Instead, the government has managed to unite Marseille’s notoriously fractious political scene in opposition to the new rules, though the central government has promised that they could be tweaked midway if the situation improved. One group of regional officials and trade unions has filed a lawsuit challenging the restaurant shutdown.
Over the weekend, hundreds of restaurant and cafe owners, politicians in tow, protested in front of Marseille’s commercial court with signs that read “Save our jobs” and chants like “We want to work!”
And on Monday, dozens of protesters briefly blocked a busy roundabout in the city. “They stopped us from working,” one demonstrator told local media. “Now this is all we have left to do: making ourselves heard.”
But health professionals in the region are voicing their own worries. A group of nineteen hospital department heads in Marseille, writing in La Provence, the local newspaper, acknowledged the “terrible consequences” of restrictions on the local economy but argued in favor of action.
“We must therefore anticipate, because tomorrow hospital staff don’t want to have to choose which patient will go in intensive care or not,” the doctors wrote in an op-ed, which was partly a response to criticism by Dr. Raoult that health officials were scaremongering about the situation in Marseille.
Only Guadeloupe, a French territory in the Caribbean, has been forced to enact measures similar to those in Marseille and Aix-en-Provence. Other cities, including Paris, have tightened restrictions on bars, but have not closed them completely.
While the clash between local politicians in Marseille and government elites in Paris reflects a longstanding tension between the two cities, it also reflects conflicting views on which statistics to look at.
Opponents, pointing to the region’s decreasing number of new infections and test-positivity rate, argue that it is unfair to impose a mini-lockdown just as the peak of the second epidemic wave has passed.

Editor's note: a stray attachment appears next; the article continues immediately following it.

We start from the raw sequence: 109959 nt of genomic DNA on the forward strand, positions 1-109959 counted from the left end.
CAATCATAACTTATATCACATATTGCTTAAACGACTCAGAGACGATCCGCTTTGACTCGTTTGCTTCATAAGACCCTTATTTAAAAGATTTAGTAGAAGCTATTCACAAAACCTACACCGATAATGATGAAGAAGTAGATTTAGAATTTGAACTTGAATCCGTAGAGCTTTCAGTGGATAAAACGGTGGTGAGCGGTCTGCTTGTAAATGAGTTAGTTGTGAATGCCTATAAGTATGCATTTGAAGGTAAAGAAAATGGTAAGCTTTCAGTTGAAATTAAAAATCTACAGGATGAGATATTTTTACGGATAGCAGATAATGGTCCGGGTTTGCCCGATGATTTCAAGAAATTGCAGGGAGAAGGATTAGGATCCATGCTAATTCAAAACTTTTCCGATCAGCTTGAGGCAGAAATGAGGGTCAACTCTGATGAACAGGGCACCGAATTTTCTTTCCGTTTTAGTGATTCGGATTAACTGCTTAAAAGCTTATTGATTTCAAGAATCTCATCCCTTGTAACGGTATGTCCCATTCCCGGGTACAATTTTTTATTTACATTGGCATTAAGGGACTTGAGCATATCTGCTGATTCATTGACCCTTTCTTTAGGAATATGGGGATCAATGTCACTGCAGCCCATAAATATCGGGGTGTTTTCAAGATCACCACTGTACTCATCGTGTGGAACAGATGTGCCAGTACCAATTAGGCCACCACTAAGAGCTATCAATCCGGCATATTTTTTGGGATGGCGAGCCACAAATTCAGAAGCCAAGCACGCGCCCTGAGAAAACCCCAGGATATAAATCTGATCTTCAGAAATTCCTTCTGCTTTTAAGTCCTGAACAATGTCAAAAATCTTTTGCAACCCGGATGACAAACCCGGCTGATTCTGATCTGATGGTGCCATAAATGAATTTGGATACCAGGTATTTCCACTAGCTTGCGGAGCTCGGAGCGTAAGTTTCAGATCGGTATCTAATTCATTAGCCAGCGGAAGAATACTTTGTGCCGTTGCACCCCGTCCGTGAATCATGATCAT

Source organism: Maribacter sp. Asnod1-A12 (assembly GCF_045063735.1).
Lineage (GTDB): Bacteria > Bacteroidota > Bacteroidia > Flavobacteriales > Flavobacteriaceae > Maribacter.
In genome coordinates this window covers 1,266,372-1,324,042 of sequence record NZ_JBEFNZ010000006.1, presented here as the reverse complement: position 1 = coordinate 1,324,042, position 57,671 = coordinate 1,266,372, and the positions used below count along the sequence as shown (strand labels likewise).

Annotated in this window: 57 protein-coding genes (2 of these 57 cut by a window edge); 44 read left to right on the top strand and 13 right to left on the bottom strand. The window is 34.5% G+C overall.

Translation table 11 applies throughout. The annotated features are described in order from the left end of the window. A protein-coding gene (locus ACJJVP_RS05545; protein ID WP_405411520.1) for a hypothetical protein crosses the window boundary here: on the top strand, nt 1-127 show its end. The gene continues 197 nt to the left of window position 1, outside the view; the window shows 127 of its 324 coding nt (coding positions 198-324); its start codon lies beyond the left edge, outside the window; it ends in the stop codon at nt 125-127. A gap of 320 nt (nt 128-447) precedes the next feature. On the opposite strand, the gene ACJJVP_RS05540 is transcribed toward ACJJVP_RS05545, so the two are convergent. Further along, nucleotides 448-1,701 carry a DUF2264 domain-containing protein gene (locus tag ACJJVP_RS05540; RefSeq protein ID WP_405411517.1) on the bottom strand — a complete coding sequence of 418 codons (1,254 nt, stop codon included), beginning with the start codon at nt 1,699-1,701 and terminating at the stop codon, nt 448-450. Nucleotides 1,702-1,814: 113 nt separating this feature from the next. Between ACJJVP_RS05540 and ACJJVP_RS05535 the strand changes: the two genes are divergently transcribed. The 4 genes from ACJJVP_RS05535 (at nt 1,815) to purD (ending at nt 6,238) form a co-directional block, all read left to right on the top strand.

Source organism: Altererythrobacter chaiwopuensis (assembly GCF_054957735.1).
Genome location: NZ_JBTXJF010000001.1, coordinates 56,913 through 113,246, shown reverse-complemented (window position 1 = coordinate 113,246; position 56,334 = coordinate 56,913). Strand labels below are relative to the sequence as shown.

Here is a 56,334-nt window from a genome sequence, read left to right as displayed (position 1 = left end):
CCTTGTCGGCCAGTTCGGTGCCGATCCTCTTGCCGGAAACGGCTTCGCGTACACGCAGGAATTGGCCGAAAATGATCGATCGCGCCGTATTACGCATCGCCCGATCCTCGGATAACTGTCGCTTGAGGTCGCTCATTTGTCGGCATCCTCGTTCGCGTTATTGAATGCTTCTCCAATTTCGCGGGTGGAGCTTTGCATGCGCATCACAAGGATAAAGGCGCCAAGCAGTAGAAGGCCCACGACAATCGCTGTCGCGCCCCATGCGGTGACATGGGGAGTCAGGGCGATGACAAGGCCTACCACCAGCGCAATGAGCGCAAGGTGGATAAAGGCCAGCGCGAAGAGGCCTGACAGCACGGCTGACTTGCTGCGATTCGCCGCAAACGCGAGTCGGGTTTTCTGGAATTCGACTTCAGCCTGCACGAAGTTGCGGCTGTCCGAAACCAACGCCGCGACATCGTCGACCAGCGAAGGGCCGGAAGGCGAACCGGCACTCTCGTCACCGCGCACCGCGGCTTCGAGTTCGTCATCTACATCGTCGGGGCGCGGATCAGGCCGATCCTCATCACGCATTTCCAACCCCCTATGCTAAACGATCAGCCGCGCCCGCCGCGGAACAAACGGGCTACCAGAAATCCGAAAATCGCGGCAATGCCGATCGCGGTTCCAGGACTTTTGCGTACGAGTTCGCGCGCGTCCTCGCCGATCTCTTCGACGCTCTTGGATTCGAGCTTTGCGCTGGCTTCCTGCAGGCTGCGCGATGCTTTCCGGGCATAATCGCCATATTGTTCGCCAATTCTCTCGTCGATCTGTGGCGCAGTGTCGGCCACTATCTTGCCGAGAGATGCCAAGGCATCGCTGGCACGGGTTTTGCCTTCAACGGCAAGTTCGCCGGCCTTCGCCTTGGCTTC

The government focuses instead on the rising number of new hospital patients, and the growing strain on hospitals trying to make room by deferring treatment for non-coronavirus patients.
Authorities in Paris are also considering a nationwide picture that is getting worse. There were over 16,000 new infections recorded on Thursday, a record high, and hospitalizations are creeping up.
Mr. Lhardit, the deputy mayor, did not dispute the figures, but he blamed the government for announcing the new restrictions with little warning. National authorities “maybe wanted to make an example” of Marseille, he said, telling other cities “here is the ugly duckling, if you aren’t nice this is what is going to happen.”
For restaurant and cafe owners who were already struggling to recover from the spring lockdown, new restrictions mean lost revenue, more loans and bleak winter prospects, despite government aid.
Mr. Ceccarini, the restaurant owner, said he understood the need to relieve pressure on hospitals, but found it “absurd” to close restaurants and bars in the region’s two biggest cities, but not nearby towns.
“I don’t see how we can lower the number of patients in intensive care in Marseille while at the same time leaving establishments open 5 or 10 kilometers away,” he said.
Maybe, he added only half-jokingly, this is a “settling of scores between the capital, the government elites, and the rebels in Marseille.”